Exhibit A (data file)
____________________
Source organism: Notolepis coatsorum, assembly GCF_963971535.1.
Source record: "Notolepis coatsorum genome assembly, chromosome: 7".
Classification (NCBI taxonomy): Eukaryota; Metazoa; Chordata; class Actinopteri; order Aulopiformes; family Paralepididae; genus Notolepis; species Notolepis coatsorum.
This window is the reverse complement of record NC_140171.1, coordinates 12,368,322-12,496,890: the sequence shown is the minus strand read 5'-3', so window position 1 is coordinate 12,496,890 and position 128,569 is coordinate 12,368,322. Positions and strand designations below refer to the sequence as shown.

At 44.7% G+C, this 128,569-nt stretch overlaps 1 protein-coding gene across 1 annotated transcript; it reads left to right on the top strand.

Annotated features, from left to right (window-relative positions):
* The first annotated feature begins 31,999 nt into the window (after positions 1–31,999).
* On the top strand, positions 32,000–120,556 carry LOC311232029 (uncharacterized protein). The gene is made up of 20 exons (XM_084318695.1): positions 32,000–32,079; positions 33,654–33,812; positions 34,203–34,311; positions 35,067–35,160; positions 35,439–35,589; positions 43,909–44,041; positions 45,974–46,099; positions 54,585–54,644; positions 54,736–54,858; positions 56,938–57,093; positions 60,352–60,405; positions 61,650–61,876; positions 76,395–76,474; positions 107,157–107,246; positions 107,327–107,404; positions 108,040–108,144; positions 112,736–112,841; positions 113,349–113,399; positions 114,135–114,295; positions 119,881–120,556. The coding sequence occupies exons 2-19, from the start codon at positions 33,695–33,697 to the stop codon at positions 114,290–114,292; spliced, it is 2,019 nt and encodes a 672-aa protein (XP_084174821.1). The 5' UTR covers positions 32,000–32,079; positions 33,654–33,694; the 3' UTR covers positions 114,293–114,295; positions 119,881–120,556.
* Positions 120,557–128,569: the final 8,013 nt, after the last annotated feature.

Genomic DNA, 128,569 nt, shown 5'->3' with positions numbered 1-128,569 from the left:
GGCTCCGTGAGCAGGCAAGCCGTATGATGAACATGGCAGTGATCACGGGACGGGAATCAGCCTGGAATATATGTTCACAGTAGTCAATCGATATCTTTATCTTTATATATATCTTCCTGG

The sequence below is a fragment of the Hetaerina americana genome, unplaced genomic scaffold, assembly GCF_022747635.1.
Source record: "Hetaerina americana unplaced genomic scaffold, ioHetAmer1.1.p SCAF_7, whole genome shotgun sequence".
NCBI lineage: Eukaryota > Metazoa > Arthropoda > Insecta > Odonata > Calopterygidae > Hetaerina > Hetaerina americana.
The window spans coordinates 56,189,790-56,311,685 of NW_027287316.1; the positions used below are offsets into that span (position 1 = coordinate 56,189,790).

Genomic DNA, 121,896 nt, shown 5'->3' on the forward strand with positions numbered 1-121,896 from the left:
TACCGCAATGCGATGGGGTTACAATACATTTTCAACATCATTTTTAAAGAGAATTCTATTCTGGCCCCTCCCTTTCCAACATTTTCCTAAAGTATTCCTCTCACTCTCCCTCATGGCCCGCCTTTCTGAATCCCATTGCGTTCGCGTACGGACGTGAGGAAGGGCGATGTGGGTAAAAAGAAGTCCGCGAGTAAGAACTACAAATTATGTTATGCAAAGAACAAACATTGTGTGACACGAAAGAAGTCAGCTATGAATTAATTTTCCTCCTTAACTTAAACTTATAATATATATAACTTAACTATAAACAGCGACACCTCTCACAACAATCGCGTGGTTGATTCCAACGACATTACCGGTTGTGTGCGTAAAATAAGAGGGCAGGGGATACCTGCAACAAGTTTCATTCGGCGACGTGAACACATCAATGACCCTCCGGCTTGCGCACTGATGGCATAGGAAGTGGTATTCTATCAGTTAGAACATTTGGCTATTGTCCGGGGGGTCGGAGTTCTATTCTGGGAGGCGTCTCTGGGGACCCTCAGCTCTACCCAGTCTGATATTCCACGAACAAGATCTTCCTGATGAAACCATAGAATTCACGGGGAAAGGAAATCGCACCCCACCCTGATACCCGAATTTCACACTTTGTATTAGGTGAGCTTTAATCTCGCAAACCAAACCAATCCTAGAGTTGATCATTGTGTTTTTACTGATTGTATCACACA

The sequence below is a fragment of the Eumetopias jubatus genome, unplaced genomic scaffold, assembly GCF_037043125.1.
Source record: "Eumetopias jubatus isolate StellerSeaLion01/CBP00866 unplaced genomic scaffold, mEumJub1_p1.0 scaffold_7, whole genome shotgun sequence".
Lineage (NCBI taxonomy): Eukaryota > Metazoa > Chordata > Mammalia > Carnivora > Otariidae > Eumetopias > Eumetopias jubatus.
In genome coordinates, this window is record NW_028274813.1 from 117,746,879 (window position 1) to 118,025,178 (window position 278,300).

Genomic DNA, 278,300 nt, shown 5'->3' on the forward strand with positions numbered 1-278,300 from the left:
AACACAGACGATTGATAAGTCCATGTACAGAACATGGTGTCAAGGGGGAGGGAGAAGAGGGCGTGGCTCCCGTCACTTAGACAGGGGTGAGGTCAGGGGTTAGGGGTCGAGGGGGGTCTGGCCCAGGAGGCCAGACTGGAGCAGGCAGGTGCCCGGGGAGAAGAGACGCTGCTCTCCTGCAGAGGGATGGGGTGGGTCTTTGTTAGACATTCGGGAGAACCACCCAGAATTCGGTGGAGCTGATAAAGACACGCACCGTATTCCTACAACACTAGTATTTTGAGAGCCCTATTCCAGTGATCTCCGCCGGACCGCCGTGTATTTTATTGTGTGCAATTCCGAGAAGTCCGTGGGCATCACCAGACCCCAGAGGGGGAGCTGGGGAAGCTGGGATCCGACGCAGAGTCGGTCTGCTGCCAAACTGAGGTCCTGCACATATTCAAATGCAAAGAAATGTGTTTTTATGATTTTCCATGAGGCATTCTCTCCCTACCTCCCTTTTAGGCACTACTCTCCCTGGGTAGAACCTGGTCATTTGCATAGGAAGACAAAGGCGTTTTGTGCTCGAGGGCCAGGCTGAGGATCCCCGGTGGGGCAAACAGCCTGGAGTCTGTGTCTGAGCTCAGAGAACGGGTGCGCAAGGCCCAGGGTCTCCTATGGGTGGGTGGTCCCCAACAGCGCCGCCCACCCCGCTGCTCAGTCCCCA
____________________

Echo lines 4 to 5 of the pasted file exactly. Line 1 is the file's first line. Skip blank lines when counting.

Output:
This window is the reverse complement of record NC_140171.1, coordinates 12,368,322-12,496,890: the sequence shown is the minus strand read 5'-3', so window position 1 is coordinate 12,496,890 and position 128,569 is coordinate 12,368,322. Positions and strand designations below refer to the sequence as shown.

At 44.7% G+C, this 128,569-nt stretch overlaps 1 protein-coding gene across 1 annotated transcript; it reads left to right on the top strand.